Pausanias, an “Achaian” or pre-Dorian stronghold, incorporated by conquest as the fifth village of Sparta
probably early in the 8th c. B.C. Excavation has been almost entirely confined to the hill of Haghia Kyriaki
about 5 km S of Sparta. The prehistoric settlement, which
spanned the entire Bronze Age, was concentrated on the
SE slopes; the historical site may have extended in an
arc from N of the hill to modern Amyklae.
A little way down the hill, immediately outside and
below a terrace wall, a small stratified deposit, composed of debris accumulated discontinuously between the
Byzantine and Early Mycenaean periods, has been identified.
The Sanctuary of Apollo was laid out in the 8th c. Its
centerpiece was the “tomb” (presumably an earthen
tumulus) of Hyakinthus, a pre-Greek divinity whose cult
was conflated with that of Apollo in the annual festival
of the Hyakinthia. In the 7th or early 6th c. a 15 m-high
statue of Apollo was fashioned in the form of a cylinder
with arms (holding spear and bow) and helmeted head.
About 550 B.C. the face of Apollo was plated with Lydian
gold, a gift from King Croesus, and shortly thereafter
Bathykles of Magnesia designed the Doric-Ionic complex later known as the “throne” of Apollo. The cult
statue was set on an altar faced with stone reliefs depicting mythological scenes; similar reliefs decorated the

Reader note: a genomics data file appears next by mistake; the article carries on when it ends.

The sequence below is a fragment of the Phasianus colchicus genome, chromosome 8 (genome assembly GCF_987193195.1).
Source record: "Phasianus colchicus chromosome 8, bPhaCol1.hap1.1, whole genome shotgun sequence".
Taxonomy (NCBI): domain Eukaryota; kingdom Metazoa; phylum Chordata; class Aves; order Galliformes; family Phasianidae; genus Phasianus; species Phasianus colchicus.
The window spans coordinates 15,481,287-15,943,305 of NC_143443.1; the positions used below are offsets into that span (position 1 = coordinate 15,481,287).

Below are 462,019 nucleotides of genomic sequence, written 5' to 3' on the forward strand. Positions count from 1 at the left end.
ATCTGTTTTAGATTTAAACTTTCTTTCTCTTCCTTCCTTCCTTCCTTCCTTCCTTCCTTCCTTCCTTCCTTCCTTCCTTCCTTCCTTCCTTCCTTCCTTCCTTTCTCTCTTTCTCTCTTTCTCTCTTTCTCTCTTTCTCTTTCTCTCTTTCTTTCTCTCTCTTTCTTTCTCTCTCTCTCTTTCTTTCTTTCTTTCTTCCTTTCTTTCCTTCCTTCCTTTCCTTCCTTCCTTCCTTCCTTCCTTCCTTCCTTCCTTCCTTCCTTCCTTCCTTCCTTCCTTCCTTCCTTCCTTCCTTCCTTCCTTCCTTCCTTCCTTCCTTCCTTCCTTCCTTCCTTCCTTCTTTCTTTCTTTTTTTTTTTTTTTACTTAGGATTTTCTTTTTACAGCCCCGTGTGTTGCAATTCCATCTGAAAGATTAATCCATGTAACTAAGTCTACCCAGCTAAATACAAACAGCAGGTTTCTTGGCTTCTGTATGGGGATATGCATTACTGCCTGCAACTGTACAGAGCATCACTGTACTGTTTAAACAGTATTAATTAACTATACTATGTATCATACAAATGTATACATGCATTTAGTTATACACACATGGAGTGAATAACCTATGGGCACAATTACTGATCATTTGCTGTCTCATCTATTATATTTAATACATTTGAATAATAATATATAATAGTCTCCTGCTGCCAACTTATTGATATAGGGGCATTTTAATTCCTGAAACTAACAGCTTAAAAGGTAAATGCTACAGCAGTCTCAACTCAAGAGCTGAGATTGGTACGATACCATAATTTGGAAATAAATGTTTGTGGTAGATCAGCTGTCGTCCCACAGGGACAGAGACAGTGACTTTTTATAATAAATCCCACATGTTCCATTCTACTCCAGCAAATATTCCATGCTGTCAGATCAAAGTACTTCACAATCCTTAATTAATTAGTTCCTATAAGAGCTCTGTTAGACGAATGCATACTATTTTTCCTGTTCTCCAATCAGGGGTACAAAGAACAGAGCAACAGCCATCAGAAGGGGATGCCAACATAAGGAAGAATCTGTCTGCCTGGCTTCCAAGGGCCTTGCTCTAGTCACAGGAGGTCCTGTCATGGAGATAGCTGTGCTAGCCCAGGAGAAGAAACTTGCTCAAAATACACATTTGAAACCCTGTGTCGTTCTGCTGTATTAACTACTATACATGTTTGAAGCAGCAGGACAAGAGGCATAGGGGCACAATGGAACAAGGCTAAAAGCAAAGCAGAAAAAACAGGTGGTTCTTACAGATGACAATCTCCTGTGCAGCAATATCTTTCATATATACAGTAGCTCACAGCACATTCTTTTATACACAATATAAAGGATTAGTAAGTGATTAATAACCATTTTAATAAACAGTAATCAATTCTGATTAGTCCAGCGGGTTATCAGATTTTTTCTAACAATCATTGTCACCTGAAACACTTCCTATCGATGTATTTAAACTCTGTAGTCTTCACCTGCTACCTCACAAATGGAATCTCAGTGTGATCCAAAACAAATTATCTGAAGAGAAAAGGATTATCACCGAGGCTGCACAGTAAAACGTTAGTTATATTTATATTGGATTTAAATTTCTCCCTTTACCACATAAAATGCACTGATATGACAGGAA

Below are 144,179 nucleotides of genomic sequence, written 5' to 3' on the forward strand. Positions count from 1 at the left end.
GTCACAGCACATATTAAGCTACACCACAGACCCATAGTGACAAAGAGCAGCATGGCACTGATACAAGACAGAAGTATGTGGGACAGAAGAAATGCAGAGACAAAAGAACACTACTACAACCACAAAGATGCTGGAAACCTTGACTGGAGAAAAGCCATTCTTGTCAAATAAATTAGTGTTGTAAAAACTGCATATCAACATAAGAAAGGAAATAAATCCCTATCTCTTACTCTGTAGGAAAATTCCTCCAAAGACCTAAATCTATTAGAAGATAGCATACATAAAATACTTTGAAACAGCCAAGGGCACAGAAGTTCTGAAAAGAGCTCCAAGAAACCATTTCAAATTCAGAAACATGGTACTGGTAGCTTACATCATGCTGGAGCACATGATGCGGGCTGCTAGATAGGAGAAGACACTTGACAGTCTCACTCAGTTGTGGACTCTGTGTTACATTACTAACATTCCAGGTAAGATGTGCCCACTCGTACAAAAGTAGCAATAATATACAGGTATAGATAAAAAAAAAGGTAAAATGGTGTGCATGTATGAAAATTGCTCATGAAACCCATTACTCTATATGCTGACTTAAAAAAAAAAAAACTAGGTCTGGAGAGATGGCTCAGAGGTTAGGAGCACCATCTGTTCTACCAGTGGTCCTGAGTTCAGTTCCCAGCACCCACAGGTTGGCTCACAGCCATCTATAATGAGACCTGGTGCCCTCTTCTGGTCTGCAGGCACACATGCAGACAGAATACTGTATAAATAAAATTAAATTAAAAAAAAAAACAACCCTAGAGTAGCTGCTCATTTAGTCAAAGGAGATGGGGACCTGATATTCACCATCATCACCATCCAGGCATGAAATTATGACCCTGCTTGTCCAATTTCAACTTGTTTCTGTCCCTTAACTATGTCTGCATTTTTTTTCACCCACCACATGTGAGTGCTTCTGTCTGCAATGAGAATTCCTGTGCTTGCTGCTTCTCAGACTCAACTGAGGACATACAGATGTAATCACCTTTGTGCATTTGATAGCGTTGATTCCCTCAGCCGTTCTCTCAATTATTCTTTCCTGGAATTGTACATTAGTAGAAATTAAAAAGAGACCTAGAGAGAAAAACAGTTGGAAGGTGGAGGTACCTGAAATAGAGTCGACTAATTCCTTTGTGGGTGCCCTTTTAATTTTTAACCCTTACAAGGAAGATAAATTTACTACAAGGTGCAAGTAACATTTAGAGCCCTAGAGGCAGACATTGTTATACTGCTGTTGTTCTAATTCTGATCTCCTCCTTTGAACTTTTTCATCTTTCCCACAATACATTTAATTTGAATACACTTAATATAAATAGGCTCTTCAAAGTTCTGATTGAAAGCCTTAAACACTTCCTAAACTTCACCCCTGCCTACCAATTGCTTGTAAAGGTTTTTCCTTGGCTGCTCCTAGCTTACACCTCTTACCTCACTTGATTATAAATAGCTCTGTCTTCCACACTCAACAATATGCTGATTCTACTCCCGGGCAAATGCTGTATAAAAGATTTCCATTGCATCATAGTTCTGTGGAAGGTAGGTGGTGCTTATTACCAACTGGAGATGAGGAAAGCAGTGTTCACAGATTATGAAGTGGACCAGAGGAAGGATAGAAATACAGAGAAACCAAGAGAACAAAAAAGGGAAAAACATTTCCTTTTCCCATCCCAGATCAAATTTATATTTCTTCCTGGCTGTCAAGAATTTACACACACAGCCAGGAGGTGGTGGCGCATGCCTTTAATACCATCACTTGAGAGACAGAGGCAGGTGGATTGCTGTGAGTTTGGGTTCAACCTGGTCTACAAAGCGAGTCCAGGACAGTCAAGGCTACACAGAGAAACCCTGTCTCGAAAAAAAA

interior and exterior friezes of the surrounding superstructure, whose main entrance was formed by four half-columns crowned by console capitals. The rich archaic
dedications include bronze vessels and figurines, terracotta figurines (mainly female), and a few lead and
ivory pieces; pottery was comparatively scarce. A contemporary deposit of over 10,000 dedications to Alexandra-Kassandra has been excavated at Haghia Paraskevi
nearby; these and sporadic finds from the neighborhood
confirm the evidence of Haghia Kyriaki that Amyklaean
material culture, like that of Sparta, reached its zenith in
the 7th and 6th c. There is nothing noteworthy among
the later finds.
, 3.16.2, 18.6-19.6; Strab.
; Polyb. 5.19.1.
G. Hirschfeld in PW
I (1893) 1196-97; E. Fiechter,
“Amyklae. Der Thron des Apollon,” Jahrbuch
2 (1926) 120; ArchAnz
col. 424; E. Buschor & W. von Massow, “Vom Amyklaion,” AthMitt
52 (1927) 1ff; E. Vanderpool, “News
Letter from Greece,” AJA
61 (1957) 283; Deltion